GroDome handover to the Centre for Ecology & Hydrology
The Centre for Ecology & Hydrology, part of the Natural Environment Research Council is the UK's Centre of Excellence for integrated research in terrestrial and freshwater ecosystems and their interaction with the atmosphere.
As part of its 2008-2013 Science Strategy CEH commissioned Unigro to design and construct a state-of-the-art plant growth facility at its HQ in Wallingford, Oxfordshire. This facility is to complement its interdisciplinary expertise and this week the GroDome was officially handed over to the science community.
The twinspan GroDome measuring 38 x 18 metres comprises of two main areas. Eight chambers with controlled environments each providing 30 square metres of research area and a further 440 square metres for open plan research area. The facility is also equipped with a header building housing a generous potting area, mechanical plant room, field store +4°C and field store -20°C.
The facility has two separate cooling mechanisms, the chambers are cooled using a chilled water circuit, and have been designed to maintain a set-point temperature between 15 and 30°C. The open plan area is cooled via air exchange and has been designed to maintain a maximum temperature of not more that 5°C above the ambient temperature. A Building Management System [BMS] monitors and controls the operating procedures as well as the control strategy for the cooling and heating functions. This BMS also provides remote warnings of any malfunctions or breakdowns to authorised personnel.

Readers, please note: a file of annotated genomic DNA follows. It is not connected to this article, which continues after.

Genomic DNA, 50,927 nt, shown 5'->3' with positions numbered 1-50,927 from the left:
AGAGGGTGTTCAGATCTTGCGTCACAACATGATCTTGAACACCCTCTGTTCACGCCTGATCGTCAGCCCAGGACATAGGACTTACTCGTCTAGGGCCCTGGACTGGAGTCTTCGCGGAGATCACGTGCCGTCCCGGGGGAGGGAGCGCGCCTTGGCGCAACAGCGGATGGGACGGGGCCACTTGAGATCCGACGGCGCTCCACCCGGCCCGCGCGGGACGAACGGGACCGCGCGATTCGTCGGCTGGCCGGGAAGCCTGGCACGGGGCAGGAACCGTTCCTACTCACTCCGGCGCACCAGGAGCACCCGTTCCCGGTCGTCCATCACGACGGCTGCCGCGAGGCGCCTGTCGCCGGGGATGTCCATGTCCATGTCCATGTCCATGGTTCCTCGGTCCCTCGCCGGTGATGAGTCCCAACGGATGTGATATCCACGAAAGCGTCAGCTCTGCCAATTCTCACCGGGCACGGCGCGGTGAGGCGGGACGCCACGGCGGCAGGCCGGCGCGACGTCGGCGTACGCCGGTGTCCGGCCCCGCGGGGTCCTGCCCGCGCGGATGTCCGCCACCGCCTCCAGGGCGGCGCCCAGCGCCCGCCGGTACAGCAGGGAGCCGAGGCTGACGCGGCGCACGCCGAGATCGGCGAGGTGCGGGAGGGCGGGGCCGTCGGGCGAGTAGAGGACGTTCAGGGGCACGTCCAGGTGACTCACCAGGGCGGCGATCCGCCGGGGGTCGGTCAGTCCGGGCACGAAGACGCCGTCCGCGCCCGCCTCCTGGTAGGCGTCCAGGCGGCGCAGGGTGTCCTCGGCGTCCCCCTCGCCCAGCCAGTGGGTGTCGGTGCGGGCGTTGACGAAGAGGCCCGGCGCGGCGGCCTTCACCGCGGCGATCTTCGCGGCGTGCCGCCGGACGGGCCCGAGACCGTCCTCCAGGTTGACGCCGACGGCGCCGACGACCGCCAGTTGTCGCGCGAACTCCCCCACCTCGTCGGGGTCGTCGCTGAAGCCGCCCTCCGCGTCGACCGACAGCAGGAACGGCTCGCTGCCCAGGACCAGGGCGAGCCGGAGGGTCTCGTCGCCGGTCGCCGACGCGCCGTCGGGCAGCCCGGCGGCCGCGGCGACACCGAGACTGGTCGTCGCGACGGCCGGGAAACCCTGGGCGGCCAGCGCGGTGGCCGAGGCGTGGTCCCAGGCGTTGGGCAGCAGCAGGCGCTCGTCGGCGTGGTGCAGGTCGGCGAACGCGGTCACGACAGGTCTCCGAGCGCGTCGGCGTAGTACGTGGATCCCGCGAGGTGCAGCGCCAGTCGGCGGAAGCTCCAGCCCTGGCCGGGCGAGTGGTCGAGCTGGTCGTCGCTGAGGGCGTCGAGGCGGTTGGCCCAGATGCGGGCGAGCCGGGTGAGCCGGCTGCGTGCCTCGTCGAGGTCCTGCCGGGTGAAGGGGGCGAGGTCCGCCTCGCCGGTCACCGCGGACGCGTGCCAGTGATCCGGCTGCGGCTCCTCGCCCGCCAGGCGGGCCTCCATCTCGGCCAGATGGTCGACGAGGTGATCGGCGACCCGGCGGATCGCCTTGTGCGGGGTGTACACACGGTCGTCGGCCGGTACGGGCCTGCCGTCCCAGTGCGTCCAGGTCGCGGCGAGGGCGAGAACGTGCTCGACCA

The chilled water cooling system has been designed to maximise efficiency, minimise running costs and maintain reliability. This is achieved by incorporating into the system an under floor coolth tank which provides the capacity to limit compressor cooling requirements and also provides up to 36-hours reserve cooling in the event of limited mechanical breakdown.
The air-handling system maintains the positive air pressure in the open plan area to preserve the air pressure in the chambers. All air intake and extract is via G4 filters.
Have a read of our latest case study of the walk-in chambers complex we completed at the National Institute of Agricultural BotanyÂ ï»¿
The warm weather at the beginning of 2014 boosted the number of butterflies, a survey has found @BBCEnvironment http://t.co/gfKzUuWmHU
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